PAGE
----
Welsh Affairs

Part of the debate – in the House of Commons at 5:23 pm on 25th February 1982.

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Photo of Mr William Morgan Mr William Morgan , Denbigh 5:23 pm, 25th February 1982

After the fiery polemics of the right hon. Member for Rhondda (Mr. Jones) I shall turn to a more peaceful scene. No doubt because of the multiplicity of the subjects with which he had to deal, my right hon. Friend the Secretary of State did not find time to say anything about the important subject of agriculture. I hope that the right hon. Member for Rhondda will not accuse me of being a sycophantic Back Bencher if I do not criticise my right hon. Friend for not speaking for longer than he did.

It is hardly necessary for me to remind the House of the important part that agriculture plays in the Welsh economy. Indeed, Welsh agriculture plays an important part in many aspects of British agriculture out of all proportion to our population and area. Welsh agriculture is dominated by livestock production. The sheep breedng flock represents some 25 per cent. of the United Kingdom total. Welsh farms carry nearly 13 per cent. of the United Kingdom beef herd and we produce more than 10 per cent. of United Kingdom milk. The total value of Welsh agricultural output is about £450 million per annum.

It has been the fate of Welsh farmers, as of farmers in the United Kingdom generally, to have suffered a fall in real and nominal income for some years. It is now estimated to be only one-half in real terms of what it was in 1976. Hill and upland cattle and sheep farms have been especially hard hit. It seems likely that the value of farm output this year will show a rise in nominal but not real terms. The concomitant of the sharp fall in real incomes has been a disastrous fall in the value of investment, which is now at its lowest level for more than 20 years. Between 1980 and 1981 there was a fall of 18 per cent. in investment in plant, machinery and vehicles and of no less than 23 per cent. in building.

In those depressing circumstances, it becomes especially vital that the green pound should not be adjusted to the disadvantage of Welsh and other United Kingdom farmers. That is a real peril, in that that has been recommended by the EEC Commission. If that recommendation were implemented, the benefit of the 9 per cent. increase in farm prices, which has also been recommended by the Commission, will be more that halved for United Kingdom farmers.

I know that I am preaching to the converted when tell my right hon. and hon. Friends on the Front Bench that these proposals- must be strongly resisted, because my right hon. Friend the Minister of Agriculture, Fisheries and Food has said that he intends to do so. I have every confidence that he will resist those proposals as vigorously as he has championed British agricultural interests within the EEC.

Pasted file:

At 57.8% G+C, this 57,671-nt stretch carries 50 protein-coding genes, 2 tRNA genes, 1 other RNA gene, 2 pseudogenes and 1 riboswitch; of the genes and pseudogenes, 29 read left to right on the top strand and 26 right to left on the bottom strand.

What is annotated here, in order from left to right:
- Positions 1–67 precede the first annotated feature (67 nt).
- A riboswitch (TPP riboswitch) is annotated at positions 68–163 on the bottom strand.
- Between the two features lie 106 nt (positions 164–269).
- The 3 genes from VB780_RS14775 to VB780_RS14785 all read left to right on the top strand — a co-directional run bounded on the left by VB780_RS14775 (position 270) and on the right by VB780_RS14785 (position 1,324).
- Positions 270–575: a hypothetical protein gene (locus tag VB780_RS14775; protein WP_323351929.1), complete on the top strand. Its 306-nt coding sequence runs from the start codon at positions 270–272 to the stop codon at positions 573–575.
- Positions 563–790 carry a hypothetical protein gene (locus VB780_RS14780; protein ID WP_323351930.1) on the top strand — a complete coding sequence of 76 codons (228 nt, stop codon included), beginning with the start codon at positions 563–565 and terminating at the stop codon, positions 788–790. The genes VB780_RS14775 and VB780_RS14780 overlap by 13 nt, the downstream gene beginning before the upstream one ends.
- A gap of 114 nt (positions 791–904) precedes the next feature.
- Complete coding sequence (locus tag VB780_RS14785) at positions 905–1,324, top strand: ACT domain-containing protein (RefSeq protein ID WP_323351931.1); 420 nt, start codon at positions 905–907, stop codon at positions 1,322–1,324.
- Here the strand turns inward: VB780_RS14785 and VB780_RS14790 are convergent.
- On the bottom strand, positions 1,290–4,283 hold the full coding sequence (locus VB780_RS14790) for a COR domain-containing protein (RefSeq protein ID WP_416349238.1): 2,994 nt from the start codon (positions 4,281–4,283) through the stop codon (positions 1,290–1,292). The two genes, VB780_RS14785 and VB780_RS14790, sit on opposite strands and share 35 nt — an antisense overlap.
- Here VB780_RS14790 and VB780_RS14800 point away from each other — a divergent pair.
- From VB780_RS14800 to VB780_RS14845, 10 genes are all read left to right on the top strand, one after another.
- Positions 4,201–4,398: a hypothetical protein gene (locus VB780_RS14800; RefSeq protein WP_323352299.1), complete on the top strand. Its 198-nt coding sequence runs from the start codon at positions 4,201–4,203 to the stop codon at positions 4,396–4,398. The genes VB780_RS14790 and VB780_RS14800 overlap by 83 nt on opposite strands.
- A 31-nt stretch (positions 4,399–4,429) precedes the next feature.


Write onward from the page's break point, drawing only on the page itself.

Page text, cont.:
Before I leave the subject of agriculture, I make a plea to my right hon. and learned Friend the Chancellor of the Exchequer. I should like to think that I do so with as much confidence as I did to the Minister of Agriculture, Fisheries and Food on the other matter. My plea is for the reduction of the incidence of capital gains tax and capital transfer tax on agricultural holdings. I hope that the Budget will contain proposals not merely for a general reduction but for a general reappraisal of both these taxes, especially capital gains tax.

Capital gains tax has borne especially heavily on agriculture because of the phenomenal inflation of land prices since the oil crisis of 1973. The latest available figures for the three months ending 30 September 1981 show an average price per hectare—I suppose that we must now get used to hectares—in Wales of just over £2,500. That was indeed a slight reduction on the previous three months, when the average price was in excess of £2,500. In broad terms that represents an inflation rate of more than 1,000 per cent. over the past 20 years. That would not be so great a problem if there were an equitable basis for the extraction of capital gains tax, but there is not.

When he became Chancellor of the Exchequer in 1853, Mr. Gladstone was moved to describe income tax as an immoral tax tempting Governments to extravagance and taxpayers to fraudulent evasion. If Mr. Gladstone were with us now, I cannot conceive how forceful an adjective he might use to describe capital gains tax, which is uniquely unjust in that it is based on the quite fraudulent fiction that the pound has the same value today as it hid in April 1965, when, as we all know, its true value is now less than one-fifth of what it then was.

It would be churlish of me not to reflect the appreciation of farmers generally, and especially those in my constituency to whom I have spoken, for such measures of relief as the Government have introduced in this sphere since 1979, particularly in the form of roll-over provisions and exemptions, but all this has essentially been tinkering with the problem. The time has now surely come when the Government can no longer avoid addressing themselves to the core of the matter—the basis on which the tax is to be exacted, if indeed it must be retained at all.